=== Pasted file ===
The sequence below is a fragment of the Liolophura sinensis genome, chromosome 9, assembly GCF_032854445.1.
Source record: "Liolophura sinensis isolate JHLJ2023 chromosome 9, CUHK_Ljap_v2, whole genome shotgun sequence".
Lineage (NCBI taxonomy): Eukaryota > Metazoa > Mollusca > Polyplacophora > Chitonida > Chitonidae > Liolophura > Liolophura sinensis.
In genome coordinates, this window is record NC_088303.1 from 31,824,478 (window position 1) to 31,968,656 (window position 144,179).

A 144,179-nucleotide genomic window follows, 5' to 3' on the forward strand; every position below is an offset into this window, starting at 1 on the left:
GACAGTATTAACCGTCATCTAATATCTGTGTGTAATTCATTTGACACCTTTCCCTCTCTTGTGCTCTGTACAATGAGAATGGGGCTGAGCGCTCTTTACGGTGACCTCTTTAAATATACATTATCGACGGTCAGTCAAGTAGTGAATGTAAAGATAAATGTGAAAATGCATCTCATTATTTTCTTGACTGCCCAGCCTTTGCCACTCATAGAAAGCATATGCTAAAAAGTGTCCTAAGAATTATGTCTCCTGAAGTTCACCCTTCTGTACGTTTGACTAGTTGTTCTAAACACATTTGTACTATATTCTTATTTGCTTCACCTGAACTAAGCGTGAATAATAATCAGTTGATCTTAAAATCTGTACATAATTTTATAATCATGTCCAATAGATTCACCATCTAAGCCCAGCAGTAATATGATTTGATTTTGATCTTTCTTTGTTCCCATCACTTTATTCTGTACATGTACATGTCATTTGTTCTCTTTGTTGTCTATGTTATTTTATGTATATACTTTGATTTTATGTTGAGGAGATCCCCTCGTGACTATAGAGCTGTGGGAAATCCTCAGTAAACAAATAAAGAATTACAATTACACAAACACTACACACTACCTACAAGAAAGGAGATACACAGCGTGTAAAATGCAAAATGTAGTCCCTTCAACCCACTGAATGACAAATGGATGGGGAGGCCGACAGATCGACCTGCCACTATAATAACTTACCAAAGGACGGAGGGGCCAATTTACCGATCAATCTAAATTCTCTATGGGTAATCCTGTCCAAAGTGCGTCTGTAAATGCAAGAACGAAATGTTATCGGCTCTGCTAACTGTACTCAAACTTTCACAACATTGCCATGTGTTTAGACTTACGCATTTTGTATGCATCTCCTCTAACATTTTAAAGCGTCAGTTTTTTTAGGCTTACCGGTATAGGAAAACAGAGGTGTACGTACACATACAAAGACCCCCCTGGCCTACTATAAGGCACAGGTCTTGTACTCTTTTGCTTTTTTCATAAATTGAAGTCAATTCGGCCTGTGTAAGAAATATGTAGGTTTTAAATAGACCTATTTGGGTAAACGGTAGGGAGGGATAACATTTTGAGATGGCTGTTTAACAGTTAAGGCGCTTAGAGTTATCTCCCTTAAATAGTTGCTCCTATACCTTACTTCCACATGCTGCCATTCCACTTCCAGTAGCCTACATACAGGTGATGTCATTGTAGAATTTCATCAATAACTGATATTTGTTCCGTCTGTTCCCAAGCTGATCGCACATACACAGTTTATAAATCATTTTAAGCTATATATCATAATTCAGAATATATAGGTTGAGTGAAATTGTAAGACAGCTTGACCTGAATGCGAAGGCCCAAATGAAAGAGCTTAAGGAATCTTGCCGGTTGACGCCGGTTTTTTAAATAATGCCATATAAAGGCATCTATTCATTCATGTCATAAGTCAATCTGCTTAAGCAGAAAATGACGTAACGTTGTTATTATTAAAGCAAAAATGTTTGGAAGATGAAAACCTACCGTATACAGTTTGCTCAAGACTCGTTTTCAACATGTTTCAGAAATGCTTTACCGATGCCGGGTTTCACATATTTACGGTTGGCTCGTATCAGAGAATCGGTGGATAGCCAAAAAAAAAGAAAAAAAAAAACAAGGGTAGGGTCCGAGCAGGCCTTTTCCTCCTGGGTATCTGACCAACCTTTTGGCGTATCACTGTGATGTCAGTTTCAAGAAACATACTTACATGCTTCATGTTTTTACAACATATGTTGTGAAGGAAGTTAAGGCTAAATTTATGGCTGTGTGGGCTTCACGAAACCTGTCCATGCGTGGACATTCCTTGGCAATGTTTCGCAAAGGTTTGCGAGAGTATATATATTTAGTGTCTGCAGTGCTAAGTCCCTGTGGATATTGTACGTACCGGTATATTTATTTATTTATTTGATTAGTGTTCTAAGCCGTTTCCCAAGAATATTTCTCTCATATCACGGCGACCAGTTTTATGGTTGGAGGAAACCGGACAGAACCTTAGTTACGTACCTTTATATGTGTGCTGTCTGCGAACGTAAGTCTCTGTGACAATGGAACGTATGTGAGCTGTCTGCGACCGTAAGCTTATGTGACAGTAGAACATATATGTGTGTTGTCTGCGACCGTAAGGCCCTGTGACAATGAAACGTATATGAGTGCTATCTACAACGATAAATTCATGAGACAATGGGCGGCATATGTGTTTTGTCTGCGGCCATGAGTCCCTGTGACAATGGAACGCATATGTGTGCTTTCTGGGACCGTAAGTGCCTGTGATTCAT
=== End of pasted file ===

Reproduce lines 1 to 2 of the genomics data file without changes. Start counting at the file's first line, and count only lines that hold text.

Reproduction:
The sequence below is a fragment of the Liolophura sinensis genome, chromosome 9, assembly GCF_032854445.1.
Source record: "Liolophura sinensis isolate JHLJ2023 chromosome 9, CUHK_Ljap_v2, whole genome shotgun sequence".